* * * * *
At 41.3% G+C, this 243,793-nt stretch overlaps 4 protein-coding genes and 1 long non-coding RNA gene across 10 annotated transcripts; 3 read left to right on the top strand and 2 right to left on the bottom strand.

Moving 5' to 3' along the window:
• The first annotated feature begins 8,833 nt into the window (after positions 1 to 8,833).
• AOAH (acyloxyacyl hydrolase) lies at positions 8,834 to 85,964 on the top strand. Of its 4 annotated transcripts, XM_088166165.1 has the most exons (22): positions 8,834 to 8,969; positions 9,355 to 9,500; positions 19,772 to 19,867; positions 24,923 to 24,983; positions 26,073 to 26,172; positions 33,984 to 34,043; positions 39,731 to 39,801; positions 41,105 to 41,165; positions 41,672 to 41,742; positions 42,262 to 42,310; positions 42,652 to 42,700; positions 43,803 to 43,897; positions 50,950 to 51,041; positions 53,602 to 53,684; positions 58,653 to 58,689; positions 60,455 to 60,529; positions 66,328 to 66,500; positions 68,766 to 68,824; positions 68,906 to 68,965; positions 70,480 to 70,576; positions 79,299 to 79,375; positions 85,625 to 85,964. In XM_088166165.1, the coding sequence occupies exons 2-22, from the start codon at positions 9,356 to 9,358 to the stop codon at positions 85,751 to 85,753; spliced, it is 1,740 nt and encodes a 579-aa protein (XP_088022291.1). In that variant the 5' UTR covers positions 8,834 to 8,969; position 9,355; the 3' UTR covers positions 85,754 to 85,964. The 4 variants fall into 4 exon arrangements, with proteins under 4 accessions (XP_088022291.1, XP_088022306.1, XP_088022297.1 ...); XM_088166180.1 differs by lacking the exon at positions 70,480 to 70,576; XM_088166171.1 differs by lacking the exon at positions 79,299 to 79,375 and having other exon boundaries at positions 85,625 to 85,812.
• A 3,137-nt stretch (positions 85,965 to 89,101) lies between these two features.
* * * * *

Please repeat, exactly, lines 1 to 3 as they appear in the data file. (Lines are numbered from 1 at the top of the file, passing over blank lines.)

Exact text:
At 41.3% G+C, this 243,793-nt stretch overlaps 4 protein-coding genes and 1 long non-coding RNA gene across 10 annotated transcripts; 3 read left to right on the top strand and 2 right to left on the bottom strand.

Moving 5' to 3' along the window:
• The first annotated feature begins 8,833 nt into the window (after positions 1 to 8,833).